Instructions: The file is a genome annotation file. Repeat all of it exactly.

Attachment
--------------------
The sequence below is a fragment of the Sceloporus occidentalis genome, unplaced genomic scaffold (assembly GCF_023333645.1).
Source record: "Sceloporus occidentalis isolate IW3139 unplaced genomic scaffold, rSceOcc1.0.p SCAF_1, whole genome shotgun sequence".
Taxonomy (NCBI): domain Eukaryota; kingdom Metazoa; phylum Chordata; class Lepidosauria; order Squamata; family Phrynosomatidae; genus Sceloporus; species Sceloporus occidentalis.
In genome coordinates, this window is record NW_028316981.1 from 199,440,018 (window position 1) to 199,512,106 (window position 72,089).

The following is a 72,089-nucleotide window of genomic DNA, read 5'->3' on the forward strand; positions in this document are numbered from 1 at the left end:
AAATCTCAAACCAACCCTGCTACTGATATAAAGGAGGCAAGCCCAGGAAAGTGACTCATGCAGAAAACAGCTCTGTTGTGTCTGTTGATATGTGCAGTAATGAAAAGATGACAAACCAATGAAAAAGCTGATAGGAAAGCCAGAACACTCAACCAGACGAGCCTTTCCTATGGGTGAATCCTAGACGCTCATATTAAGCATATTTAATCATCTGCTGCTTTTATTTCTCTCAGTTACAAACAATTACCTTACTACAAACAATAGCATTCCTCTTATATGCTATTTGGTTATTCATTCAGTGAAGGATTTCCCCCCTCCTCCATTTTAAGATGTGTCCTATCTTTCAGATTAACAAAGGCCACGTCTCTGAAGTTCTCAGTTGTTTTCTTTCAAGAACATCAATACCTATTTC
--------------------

The sequence below is a fragment of the Sceloporus occidentalis genome, unplaced genomic scaffold (assembly GCF_023333645.1).
Source record: "Sceloporus occidentalis isolate IW3139 unplaced genomic scaffold, rSceOcc1.0.p SCAF_1, whole genome shotgun sequence".
Taxonomy (NCBI): domain Eukaryota; kingdom Metazoa; phylum Chordata; class Lepidosauria; order Squamata; family Phrynosomatidae; genus Sceloporus; species Sceloporus occidentalis.
In genome coordinates, this window is record NW_028316981.1 from 199,440,018 (window position 1) to 199,512,106 (window position 72,089).

The following is a 72,089-nucleotide window of genomic DNA, read 5'->3' on the forward strand; positions in this document are numbered from 1 at the left end:
AAATCTCAAACCAACCCTGCTACTGATATAAAGGAGGCAAGCCCAGGAAAGTGACTCATGCAGAAAACAGCTCTGTTGTGTCTGTTGATATGTGCAGTAATGAAAAGATGACAAACCAATGAAAAAGCTGATAGGAAAGCCAGAACACTCAACCAGACGAGCCTTTCCTATGGGTGAATCCTAGACGCTCATATTAAGCATATTTAATCATCTGCTGCTTTTATTTCTCTCAGTTACAAACAATTACCTTACTACAAACAATAGCATTCCTCTTATATGCTATTTGGTTATTCATTCAGTGAAGGATTTCCCCCCTCCTCCATTTTAAGATGTGTCCTATCTTTCAGATTAACAAAGGCCACGTCTCTGAAGTTCTCAGTTGTTTTCTTTCAAGAACATCAATACCTATTTC